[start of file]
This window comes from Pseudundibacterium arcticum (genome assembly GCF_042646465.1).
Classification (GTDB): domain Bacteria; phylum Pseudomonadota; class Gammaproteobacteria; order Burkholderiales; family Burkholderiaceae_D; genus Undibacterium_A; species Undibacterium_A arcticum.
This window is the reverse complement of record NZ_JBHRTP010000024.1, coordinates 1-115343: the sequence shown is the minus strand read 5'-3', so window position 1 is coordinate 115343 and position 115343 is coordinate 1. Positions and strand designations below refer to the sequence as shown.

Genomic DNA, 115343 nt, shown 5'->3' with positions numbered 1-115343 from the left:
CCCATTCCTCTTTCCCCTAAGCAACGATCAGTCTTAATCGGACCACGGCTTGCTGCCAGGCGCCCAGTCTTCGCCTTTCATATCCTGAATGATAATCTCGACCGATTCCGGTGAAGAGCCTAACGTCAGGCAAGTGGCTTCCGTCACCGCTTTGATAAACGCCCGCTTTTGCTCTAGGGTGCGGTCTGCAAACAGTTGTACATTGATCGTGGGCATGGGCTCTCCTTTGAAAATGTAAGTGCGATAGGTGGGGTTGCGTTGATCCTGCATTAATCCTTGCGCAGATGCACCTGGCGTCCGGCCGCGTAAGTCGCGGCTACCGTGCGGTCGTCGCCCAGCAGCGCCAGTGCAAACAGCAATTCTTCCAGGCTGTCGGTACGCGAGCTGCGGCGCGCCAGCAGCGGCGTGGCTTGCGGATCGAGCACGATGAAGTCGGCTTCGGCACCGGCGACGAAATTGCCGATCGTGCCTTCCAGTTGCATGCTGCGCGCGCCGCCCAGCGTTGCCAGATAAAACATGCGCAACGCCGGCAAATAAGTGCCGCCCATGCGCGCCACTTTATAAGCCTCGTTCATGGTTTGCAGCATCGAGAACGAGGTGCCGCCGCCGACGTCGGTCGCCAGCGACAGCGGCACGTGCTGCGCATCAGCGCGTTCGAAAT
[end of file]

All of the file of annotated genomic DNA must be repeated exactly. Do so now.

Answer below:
This window comes from Pseudundibacterium arcticum (genome assembly GCF_042646465.1).
Classification (GTDB): domain Bacteria; phylum Pseudomonadota; class Gammaproteobacteria; order Burkholderiales; family Burkholderiaceae_D; genus Undibacterium_A; species Undibacterium_A arcticum.
This window is the reverse complement of record NZ_JBHRTP010000024.1, coordinates 1-115343: the sequence shown is the minus strand read 5'-3', so window position 1 is coordinate 115343 and position 115343 is coordinate 1. Positions and strand designations below refer to the sequence as shown.

Genomic DNA, 115343 nt, shown 5'->3' with positions numbered 1-115343 from the left:
CCCATTCCTCTTTCCCCTAAGCAACGATCAGTCTTAATCGGACCACGGCTTGCTGCCAGGCGCCCAGTCTTCGCCTTTCATATCCTGAATGATAATCTCGACCGATTCCGGTGAAGAGCCTAACGTCAGGCAAGTGGCTTCCGTCACCGCTTTGATAAACGCCCGCTTTTGCTCTAGGGTGCGGTCTGCAAACAGTTGTACATTGATCGTGGGCATGGGCTCTCCTTTGAAAATGTAAGTGCGATAGGTGGGGTTGCGTTGATCCTGCATTAATCCTTGCGCAGATGCACCTGGCGTCCGGCCGCGTAAGTCGCGGCTACCGTGCGGTCGTCGCCCAGCAGCGCCAGTGCAAACAGCAATTCTTCCAGGCTGTCGGTACGCGAGCTGCGGCGCGCCAGCAGCGGCGTGGCTTGCGGATCGAGCACGATGAAGTCGGCTTCGGCACCGGCGACGAAATTGCCGATCGTGCCTTCCAGTTGCATGCTGCGCGCGCCGCCCAGCGTTGCCAGATAAAACATGCGCAACGCCGGCAAATAAGTGCCGCCCATGCGCGCCACTTTATAAGCCTCGTTCATGGTTTGCAGCATCGAGAACGAGGTGCCGCCGCCGACGTCGGTCGCCAGCGACAGCGGCACGTGCTGCGCATCAGCGCGTTCGAAAT